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Critics feel that if any character is a model of its author, the Scholar, who plays a very minor role, acts as the voice of Voltaire. In fact, this character is often overlooked when he appears in Chapter XXII, but sometimes the reader is struck by the change in the novel's tone when the scholar speaks.
In this chapter, Voltaire joins others in playing faro while he is Paris and loses money. There "a wise man of taste," who supports the hostess, the Marchioness of Parolignac, sitting by her and responding to the naive Candide's mistaking him for another Pangloss who studied cause and effect. After Candide asks him,
Sir, you think doubtless that all is for the best in the moral and physical world, and that nothing could be otherwise than it is?”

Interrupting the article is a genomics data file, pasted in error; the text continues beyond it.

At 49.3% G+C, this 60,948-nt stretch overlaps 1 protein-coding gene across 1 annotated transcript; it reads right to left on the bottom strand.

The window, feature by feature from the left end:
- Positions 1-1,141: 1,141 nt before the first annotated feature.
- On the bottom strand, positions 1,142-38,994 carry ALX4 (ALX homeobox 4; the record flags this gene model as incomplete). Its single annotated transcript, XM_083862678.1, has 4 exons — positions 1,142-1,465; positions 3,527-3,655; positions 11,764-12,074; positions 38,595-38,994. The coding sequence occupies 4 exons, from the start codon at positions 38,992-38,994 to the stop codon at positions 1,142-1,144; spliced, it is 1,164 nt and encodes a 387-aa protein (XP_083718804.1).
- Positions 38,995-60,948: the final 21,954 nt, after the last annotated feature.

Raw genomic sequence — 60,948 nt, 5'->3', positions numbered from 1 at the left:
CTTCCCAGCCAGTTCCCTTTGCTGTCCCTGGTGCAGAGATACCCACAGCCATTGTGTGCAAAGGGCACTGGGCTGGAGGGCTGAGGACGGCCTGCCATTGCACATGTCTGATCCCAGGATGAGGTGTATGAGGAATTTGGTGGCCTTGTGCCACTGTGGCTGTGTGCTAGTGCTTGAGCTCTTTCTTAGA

“I know nothing of all that; I find that all goes awry with me; that no one knows either what is his rank, nor what is his condition, what he does nor what he ought to do; and that except supper, which is always gay, and where there appears to be enough concord, all the rest of the time is passed in impertinent quarrels; Jansenist against Molinist, Parliament against the Church, men of letters against men of letters, courtesans against courtesans, financiers against the people, wives against husbands, relatives against relatives—it is eternal war.”
Reflective of Voltaire's thoughts, the scholar expresses no concern for metaphysico-theologo-cosmonigology as does Pangloss, who is convinced that it is the best of possible worlds. Instead, he views a confused world, with constant turmoil and conflict among men.
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